People are now expecting better fitting and better quality clothing and unique designs, which, I believe will have to lead to an increase in home sewing or home based seamstresses.

    As other people have noted, there is a need for a dedicated school or specialized courses at colleges for sewing and tailoring. I have discovered such a variety of needs, that I have been studying vintage sewing books, found in thrift shops, for ideas and tips. I have requests for tailored men’s suits, baby clothes, bridal clothing, sports wear, lingerie, home decor, detailed costumes, business attire, etc. Each of these could be a course of study, alone.

    Unfortunately, I have to travel to find good fabric, as most of the fabric stores have been closed. Although, flea markets and thrift shops seem to be a good source. I have even found some wonderful tools, very cheap. Probably because people didn’t know what these objects were, when they found them in some Aunt’s stuff and just gave them away.

    The Niagara Region is my home. We are gearing up for a year long celebration of the bicentennial of the War of 1812 and a lot of people are looking for authentic reproductions of the clothing worn in the Regency Era. I anticipate being busy for the next couple of years, then maybe I can retire. Hopefully the youth of today will revive this wonderful craft.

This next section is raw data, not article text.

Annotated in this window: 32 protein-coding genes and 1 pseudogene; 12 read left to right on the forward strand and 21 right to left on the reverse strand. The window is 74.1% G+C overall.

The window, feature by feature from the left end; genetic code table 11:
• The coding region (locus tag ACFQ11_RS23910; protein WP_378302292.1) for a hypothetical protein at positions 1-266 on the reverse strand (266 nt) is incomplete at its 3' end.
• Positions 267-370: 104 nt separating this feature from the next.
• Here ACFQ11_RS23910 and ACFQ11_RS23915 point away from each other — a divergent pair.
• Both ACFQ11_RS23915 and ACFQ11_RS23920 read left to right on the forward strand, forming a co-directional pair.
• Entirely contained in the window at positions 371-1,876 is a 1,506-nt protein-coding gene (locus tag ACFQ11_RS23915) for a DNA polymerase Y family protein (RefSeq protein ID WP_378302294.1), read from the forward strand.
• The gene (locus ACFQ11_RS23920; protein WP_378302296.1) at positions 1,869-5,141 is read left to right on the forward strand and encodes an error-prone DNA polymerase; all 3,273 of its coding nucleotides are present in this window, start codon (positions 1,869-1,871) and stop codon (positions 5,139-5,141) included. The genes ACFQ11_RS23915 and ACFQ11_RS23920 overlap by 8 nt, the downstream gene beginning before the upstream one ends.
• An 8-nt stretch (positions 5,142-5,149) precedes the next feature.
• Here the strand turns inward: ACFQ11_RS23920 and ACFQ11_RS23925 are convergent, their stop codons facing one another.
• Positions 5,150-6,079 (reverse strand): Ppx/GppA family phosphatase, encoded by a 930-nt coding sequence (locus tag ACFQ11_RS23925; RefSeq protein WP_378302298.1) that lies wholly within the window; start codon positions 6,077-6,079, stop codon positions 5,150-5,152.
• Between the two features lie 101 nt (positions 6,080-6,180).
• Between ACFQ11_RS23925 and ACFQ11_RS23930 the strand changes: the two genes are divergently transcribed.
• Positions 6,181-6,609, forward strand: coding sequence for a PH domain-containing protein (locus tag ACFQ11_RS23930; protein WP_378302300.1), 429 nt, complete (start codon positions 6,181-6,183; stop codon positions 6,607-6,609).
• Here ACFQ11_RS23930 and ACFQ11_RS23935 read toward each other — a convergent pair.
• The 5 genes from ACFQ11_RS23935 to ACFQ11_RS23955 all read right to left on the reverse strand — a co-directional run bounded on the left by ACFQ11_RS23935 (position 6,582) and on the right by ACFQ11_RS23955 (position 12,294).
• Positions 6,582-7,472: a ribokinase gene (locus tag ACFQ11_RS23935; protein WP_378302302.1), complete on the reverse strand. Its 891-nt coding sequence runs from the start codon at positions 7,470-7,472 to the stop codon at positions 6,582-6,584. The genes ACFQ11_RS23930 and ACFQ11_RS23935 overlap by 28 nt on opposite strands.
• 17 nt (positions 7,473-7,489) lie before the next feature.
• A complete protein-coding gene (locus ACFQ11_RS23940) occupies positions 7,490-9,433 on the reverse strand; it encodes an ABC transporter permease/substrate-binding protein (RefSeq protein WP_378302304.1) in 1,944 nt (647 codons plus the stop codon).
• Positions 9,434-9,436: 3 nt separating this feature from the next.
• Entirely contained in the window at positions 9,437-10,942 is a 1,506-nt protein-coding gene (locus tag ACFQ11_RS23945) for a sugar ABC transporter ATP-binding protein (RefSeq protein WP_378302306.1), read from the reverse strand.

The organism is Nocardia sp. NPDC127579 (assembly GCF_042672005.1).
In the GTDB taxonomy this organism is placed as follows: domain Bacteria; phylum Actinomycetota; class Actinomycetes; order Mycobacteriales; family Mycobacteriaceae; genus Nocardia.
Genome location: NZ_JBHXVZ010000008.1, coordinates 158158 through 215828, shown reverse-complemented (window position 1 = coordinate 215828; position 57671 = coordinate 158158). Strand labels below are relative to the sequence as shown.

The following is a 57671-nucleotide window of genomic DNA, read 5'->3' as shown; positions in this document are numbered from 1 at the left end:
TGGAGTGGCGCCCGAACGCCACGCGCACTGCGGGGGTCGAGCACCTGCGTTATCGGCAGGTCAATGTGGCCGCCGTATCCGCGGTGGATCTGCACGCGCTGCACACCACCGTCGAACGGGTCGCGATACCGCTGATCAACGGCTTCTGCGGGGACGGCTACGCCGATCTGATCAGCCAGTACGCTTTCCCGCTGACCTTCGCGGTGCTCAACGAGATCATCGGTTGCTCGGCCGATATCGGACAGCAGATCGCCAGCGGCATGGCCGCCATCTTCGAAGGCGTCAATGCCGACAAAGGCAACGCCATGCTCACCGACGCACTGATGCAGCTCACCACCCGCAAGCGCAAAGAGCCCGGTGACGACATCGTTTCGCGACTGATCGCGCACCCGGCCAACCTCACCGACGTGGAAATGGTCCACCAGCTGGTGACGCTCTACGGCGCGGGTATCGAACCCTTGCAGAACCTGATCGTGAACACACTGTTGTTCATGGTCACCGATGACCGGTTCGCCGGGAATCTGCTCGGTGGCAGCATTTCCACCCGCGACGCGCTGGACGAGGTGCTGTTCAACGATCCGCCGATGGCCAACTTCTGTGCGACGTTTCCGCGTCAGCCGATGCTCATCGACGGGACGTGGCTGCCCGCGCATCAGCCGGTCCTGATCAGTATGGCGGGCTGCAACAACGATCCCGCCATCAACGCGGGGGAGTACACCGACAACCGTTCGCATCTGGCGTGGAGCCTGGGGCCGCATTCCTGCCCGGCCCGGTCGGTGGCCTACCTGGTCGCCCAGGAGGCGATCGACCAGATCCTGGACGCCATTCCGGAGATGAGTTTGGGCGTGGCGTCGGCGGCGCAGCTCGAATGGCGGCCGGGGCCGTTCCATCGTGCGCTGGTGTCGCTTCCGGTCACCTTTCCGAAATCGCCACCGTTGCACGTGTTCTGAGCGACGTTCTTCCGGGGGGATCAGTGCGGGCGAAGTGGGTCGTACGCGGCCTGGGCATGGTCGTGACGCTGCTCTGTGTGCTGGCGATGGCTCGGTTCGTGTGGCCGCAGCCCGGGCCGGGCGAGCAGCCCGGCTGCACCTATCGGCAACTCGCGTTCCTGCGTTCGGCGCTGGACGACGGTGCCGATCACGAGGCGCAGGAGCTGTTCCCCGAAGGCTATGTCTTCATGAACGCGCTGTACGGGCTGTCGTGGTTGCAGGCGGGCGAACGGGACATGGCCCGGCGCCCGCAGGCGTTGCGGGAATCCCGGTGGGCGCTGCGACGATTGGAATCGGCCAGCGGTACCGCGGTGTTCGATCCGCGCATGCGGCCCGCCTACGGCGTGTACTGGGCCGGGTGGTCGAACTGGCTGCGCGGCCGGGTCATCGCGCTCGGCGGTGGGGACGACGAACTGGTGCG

Bonnie MacNeil

    2 Replies
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      Jun 30, 2011, 02.29 PMby Peter Lappin

      Wow, Bonnie — great to hear about your business (and busy-ness!).

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      Jun 30, 2011, 04.49 PMby robotattack

      Great commentary! I’m almost 28 and have started to make my own clothes after a dry sewing spell. More and more of my friends are expressing interest in sewing as well. Although I do feel a little hesitant about more people taking up our artistic and creative medium (hey, I want to be special, too! haha!) overall, I’m happy that more younger and older generations are welcoming sewing [back] to their lives. We are the trendsetters, I suppose! :)